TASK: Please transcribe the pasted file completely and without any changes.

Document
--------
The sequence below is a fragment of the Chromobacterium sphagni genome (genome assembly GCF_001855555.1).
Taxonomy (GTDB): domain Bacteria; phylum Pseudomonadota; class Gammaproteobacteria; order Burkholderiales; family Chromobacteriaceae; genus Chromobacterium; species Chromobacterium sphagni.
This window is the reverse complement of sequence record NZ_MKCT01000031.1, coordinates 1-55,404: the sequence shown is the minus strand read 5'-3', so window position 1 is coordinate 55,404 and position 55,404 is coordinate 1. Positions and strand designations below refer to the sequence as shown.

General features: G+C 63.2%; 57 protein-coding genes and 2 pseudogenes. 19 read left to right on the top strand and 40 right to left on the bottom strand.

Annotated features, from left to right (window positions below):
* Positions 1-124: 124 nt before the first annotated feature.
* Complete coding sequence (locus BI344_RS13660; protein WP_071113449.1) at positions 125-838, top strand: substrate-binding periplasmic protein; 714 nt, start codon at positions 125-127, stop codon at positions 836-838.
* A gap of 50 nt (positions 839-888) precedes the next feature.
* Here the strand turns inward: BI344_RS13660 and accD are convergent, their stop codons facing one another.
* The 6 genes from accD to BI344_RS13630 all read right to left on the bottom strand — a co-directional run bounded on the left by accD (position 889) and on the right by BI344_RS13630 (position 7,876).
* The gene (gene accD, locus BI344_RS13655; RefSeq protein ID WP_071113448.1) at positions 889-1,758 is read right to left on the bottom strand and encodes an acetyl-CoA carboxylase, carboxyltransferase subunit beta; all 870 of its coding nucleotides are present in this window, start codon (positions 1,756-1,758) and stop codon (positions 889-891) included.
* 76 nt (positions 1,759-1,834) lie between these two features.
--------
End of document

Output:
The sequence below is a fragment of the Chromobacterium sphagni genome (genome assembly GCF_001855555.1).
Taxonomy (GTDB): domain Bacteria; phylum Pseudomonadota; class Gammaproteobacteria; order Burkholderiales; family Chromobacteriaceae; genus Chromobacterium; species Chromobacterium sphagni.
This window is the reverse complement of sequence record NZ_MKCT01000031.1, coordinates 1-55,404: the sequence shown is the minus strand read 5'-3', so window position 1 is coordinate 55,404 and position 55,404 is coordinate 1. Positions and strand designations below refer to the sequence as shown.

General features: G+C 63.2%; 57 protein-coding genes and 2 pseudogenes. 19 read left to right on the top strand and 40 right to left on the bottom strand.

Annotated features, from left to right (window positions below):
* Positions 1-124: 124 nt before the first annotated feature.
* Complete coding sequence (locus BI344_RS13660; protein WP_071113449.1) at positions 125-838, top strand: substrate-binding periplasmic protein; 714 nt, start codon at positions 125-127, stop codon at positions 836-838.
* A gap of 50 nt (positions 839-888) precedes the next feature.
* Here the strand turns inward: BI344_RS13660 and accD are convergent, their stop codons facing one another.
* The 6 genes from accD to BI344_RS13630 all read right to left on the bottom strand — a co-directional run bounded on the left by accD (position 889) and on the right by BI344_RS13630 (position 7,876).
* The gene (gene accD, locus BI344_RS13655; RefSeq protein ID WP_071113448.1) at positions 889-1,758 is read right to left on the bottom strand and encodes an acetyl-CoA carboxylase, carboxyltransferase subunit beta; all 870 of its coding nucleotides are present in this window, start codon (positions 1,756-1,758) and stop codon (positions 889-891) included.
* 76 nt (positions 1,759-1,834) lie between these two features.